The warehouse has already begun moving some things around to create additional space.

“We got a new carousel system that holds thousands of small items,” said Senior Airman Joseph Whittle, 56th LRS supply craftsman. “I had to take more than 350,000 items, do an inventory and move them to the new carousel. It was a daunting task but the new system will help us better serve our customers.”

Through the whole process, LRS will remain focused to provide quality service to the customer.
“We don’t plan on being fully done until 2017,” Millard said. “We will continue to be flexible and adjust as things change to support our customers. We are ready.”




All of this week's top headlines to your email every Friday.


 
 

 
Courtesy Photo

Airman leaves AF to pursue college B-ball career

Courtesy Photo Senior Airman Patrick Paul, 56th Logistics Readiness Squadron, shoots a jump shot during a game against the 56th Security Forces Squadron at the Bryant Fitness Center. Paul is finishing out his Air Force commitme...
 
 
140307-F-CB366-007

Airmen shave heads for pilot’s son battling cancer

Senior Airman David Owsianka Airmen from the 62nd Fighter Squadron recently shaved their heads to support a deceased officer’s son who is battling with cancer. Second Lt. Dave Mitchell, former 62nd FS pilot, lost his life dur...
 
 
Courtesy photo

Instructor pilot selected as Olmsted scholar

Courtesy photo Capt. Daniel Wynn, 56th Operations Support Squadron operations flight commander, prepares to refuel in an F-16 Fighting Falcon during a combat mission over Afghanistan in August 2011. For many U.S. military membe...
 

 
Courtesy photo

AF reservist finds new mission in Ethiopia

Courtesy photo Capt. Amy West, an individual mobilization augmentee assigned to the 56th Fighter Wing Public Affairs office, poses with her husband and son July 27, 2013, in front of the Blue Nile waterfall in Ethiopia. West wo...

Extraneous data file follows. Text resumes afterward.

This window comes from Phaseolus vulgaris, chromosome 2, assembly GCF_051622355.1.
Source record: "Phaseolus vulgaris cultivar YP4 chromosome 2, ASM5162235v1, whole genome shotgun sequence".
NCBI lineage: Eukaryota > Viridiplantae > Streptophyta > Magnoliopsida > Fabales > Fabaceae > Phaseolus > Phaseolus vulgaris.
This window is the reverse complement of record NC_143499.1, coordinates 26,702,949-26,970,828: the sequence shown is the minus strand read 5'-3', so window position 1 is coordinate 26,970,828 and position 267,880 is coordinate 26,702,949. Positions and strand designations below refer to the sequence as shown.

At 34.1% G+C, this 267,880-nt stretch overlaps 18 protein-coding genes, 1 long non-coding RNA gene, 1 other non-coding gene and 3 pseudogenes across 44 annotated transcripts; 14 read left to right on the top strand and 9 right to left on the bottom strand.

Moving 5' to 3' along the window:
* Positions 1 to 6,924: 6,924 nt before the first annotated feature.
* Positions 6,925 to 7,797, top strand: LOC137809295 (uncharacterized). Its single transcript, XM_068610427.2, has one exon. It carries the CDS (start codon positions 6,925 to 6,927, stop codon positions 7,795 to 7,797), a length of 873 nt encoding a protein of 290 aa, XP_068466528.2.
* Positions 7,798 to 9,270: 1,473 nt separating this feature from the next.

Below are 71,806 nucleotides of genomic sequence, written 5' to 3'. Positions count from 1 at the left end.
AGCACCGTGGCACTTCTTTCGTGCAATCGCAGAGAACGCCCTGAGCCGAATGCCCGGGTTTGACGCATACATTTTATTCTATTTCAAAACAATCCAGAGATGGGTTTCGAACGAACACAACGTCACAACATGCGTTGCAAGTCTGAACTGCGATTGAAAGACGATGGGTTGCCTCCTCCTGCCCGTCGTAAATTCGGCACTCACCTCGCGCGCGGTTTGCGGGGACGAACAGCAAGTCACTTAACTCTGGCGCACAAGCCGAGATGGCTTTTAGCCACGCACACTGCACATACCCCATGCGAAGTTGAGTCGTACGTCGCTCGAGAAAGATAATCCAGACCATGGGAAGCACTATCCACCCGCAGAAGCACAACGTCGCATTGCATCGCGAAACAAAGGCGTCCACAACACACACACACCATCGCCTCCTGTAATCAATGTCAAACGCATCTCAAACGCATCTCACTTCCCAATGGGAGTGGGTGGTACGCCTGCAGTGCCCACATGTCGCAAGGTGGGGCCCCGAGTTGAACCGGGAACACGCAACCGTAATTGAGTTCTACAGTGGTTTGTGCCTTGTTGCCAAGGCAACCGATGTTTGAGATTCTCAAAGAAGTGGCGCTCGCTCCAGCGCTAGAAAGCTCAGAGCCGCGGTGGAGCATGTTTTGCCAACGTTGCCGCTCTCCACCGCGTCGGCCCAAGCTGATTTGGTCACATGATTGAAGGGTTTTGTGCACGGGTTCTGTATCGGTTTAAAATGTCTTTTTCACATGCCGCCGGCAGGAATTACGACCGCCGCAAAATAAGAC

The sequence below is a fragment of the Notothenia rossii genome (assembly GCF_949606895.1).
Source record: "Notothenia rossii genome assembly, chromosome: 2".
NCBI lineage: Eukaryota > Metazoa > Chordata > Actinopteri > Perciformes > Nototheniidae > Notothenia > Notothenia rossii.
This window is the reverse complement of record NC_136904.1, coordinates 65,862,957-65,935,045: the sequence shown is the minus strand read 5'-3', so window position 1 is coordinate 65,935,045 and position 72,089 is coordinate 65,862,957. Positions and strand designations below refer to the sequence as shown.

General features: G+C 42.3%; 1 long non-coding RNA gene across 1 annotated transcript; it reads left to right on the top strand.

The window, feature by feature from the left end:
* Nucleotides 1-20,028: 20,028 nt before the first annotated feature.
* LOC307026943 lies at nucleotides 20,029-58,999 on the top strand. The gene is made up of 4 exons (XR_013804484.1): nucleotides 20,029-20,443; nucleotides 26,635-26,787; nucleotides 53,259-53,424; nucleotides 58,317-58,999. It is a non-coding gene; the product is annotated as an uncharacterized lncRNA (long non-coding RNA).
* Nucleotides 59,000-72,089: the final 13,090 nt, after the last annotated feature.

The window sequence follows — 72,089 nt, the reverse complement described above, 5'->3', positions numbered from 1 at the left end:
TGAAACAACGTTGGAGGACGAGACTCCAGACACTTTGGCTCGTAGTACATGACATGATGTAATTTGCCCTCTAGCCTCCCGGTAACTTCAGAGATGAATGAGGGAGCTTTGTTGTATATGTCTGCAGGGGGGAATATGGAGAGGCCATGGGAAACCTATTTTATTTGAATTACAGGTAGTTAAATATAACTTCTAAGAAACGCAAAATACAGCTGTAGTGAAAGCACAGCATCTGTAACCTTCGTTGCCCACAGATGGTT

Air Force News – April 11, 2014

Colorado Even when the Air Force was established as an independent service in 1947, many were skeptical of the value of an Air Force academy. To the officers and civilians charged with establishing guidelines for an air academy, it was clearly needed. Sixty years ago on April 1, 1954, President Dwight Eisenhower signed legislation establishing...
 
 

People First – April 11, 2014

Editor’s Note: The “People First” section is compiled from information from the Air Force Personnel Center, TRICARE, 56th Force Support Squadron, Airman and Family Readiness Flight, Veterans Affairs, the civilian personnel office and armed forces news services. For the complete story, go to the web address listed at the end of the story. AF updates...
 




0 Comments


Be the first to comment!


Leave a Reply

Your email address will not be published. Required fields are marked *

You may use these HTML tags and attributes: <a href="" title=""> <abbr title=""> <acronym title=""> <b> <blockquote cite=""> <cite> <code> <del datetime=""> <em> <i> <q cite=""> <strike> <strong>


Directory powered by Business Directory Plugin